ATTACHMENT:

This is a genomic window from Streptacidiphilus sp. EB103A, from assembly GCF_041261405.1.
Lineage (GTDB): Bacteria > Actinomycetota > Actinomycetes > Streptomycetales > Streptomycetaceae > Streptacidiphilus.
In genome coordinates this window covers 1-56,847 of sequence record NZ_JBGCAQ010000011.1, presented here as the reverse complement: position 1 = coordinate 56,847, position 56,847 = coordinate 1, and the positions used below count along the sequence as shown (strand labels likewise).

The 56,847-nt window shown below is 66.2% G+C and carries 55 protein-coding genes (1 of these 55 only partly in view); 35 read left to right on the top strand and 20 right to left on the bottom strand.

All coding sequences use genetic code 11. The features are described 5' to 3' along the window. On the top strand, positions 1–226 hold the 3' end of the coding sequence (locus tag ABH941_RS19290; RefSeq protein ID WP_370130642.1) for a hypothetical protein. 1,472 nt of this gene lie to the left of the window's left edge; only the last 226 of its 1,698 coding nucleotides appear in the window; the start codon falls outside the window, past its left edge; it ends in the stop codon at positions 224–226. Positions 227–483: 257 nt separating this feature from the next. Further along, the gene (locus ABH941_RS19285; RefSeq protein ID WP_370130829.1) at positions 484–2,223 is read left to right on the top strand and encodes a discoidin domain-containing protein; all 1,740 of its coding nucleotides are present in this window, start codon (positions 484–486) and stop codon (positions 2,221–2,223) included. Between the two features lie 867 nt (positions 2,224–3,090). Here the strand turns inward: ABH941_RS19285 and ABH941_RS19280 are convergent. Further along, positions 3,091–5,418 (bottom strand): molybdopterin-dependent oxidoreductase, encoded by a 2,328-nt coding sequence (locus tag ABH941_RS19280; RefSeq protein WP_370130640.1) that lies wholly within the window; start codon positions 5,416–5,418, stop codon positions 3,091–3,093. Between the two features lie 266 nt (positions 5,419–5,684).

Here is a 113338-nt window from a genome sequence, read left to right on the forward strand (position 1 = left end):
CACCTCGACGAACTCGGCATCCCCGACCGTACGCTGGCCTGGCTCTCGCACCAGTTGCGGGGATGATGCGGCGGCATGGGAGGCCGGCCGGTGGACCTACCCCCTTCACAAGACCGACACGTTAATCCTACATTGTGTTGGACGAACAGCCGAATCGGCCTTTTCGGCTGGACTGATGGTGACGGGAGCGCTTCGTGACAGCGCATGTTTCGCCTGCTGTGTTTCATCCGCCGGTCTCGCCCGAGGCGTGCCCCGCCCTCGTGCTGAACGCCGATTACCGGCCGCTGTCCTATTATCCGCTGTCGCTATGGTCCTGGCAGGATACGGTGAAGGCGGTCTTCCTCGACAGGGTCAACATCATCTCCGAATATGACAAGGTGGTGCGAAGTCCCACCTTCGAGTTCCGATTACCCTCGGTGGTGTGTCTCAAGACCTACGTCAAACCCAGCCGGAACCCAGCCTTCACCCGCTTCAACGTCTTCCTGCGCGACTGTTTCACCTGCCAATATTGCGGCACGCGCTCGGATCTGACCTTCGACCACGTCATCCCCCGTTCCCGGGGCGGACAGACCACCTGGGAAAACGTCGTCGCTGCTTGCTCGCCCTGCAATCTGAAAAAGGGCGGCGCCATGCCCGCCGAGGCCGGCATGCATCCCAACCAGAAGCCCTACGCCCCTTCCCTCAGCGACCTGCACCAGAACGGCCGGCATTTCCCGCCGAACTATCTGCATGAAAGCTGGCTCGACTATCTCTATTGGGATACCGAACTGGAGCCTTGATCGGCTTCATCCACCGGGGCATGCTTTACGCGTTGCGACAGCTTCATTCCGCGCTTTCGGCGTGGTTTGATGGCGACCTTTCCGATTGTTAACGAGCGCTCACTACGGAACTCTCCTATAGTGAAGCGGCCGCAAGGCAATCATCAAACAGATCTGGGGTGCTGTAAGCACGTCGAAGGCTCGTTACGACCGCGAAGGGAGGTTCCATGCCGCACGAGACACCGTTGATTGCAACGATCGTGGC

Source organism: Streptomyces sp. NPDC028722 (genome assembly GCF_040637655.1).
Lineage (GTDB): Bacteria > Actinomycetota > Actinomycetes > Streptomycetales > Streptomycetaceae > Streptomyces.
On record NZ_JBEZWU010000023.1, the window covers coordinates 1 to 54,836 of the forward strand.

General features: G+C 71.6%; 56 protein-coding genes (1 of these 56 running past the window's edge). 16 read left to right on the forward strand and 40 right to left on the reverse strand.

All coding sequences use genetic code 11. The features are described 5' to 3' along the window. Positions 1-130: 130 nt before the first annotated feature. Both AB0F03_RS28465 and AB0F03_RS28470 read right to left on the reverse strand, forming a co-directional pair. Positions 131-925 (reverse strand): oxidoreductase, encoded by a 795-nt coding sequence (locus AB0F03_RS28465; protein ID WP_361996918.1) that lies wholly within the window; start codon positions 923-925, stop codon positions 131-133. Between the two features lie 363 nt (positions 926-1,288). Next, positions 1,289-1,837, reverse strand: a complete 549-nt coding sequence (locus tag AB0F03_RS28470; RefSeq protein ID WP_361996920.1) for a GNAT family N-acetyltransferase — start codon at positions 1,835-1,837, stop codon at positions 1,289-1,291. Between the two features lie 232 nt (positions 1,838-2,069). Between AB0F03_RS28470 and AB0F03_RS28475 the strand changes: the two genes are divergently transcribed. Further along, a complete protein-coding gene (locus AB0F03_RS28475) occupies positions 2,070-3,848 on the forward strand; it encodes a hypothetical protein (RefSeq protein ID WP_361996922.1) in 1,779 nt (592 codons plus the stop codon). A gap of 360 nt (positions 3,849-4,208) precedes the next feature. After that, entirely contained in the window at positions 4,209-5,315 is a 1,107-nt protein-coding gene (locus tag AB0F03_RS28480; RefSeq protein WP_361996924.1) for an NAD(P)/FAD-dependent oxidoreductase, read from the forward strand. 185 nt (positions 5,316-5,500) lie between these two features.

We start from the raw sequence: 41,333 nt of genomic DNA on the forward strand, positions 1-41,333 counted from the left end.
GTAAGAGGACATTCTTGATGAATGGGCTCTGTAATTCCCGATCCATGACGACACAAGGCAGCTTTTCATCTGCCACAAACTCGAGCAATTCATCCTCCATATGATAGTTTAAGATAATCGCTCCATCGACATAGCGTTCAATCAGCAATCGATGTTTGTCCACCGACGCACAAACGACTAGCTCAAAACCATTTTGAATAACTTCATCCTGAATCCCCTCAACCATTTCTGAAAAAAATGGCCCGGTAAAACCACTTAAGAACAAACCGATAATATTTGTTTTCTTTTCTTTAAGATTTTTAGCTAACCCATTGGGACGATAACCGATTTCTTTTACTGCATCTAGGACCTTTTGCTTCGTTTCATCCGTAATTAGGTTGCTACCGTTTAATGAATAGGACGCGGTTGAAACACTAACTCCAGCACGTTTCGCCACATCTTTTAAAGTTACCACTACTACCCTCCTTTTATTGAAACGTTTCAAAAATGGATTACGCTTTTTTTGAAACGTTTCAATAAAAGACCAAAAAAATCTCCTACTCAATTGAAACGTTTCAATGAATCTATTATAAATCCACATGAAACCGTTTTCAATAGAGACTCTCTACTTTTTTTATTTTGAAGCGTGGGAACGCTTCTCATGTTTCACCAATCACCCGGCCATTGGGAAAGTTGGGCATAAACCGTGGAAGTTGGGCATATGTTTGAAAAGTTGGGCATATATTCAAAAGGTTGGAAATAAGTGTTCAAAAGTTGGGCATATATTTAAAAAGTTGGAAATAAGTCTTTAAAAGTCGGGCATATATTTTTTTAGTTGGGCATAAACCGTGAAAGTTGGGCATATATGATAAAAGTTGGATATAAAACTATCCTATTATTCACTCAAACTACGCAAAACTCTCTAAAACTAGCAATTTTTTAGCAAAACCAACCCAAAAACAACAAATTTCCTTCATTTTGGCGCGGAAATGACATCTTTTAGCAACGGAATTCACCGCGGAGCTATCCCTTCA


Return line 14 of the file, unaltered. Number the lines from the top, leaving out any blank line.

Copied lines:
GTAAGAGGACATTCTTGATGAATGGGCTCTGTAATTCCCGATCCATGACGACACAAGGCAGCTTTTCATCTGCCACAAACTCGAGCAATTCATCCTCCATATGATAGTTTAAGATAATCGCTCCATCGACATAGCGTTCAATCAGCAATCGATGTTTGTCCACCGACGCACAAACGACTAGCTCAAAACCATTTTGAATAACTTCATCCTGAATCCCCTCAACCATTTCTGAAAAAAATGGCCCGGTAAAACCACTTAAGAACAAACCGATAATATTTGTTTTCTTTTCTTTAAGATTTTTAGCTAACCCATTGGGACGATAACCGATTTCTTTTACTGCATCTAGGACCTTTTGCTTCGTTTCATCCGTAATTAGGTTGCTACCGTTTAATGAATAGGACGCGGTTGAAACACTAACTCCAGCACGTTTCGCCACATCTTTTAAAGTTACCACTACTACCCTCCTTTTATTGAAACGTTTCAAAAATGGATTACGCTTTTTTTGAAACGTTTCAATAAAAGACCAAAAAAATCTCCTACTCAATTGAAACGTTTCAATGAATCTATTATAAATCCACATGAAACCGTTTTCAATAGAGACTCTCTACTTTTTTTATTTTGAAGCGTGGGAACGCTTCTCATGTTTCACCAATCACCCGGCCATTGGGAAAGTTGGGCATAAACCGTGGAAGTTGGGCATATGTTTGAAAAGTTGGGCATATATTCAAAAGGTTGGAAATAAGTGTTCAAAAGTTGGGCATATATTTAAAAAGTTGGAAATAAGTCTTTAAAAGTCGGGCATATATTTTTTTAGTTGGGCATAAACCGTGAAAGTTGGGCATATATGATAAAAGTTGGATATAAAACTATCCTATTATTCACTCAAACTACGCAAAACTCTCTAAAACTAGCAATTTTTTAGCAAAACCAACCCAAAAACAACAAATTTCCTTCATTTTGGCGCGGAAATGACATCTTTTAGCAACGGAATTCACCGCGGAGCTATCCCTTCA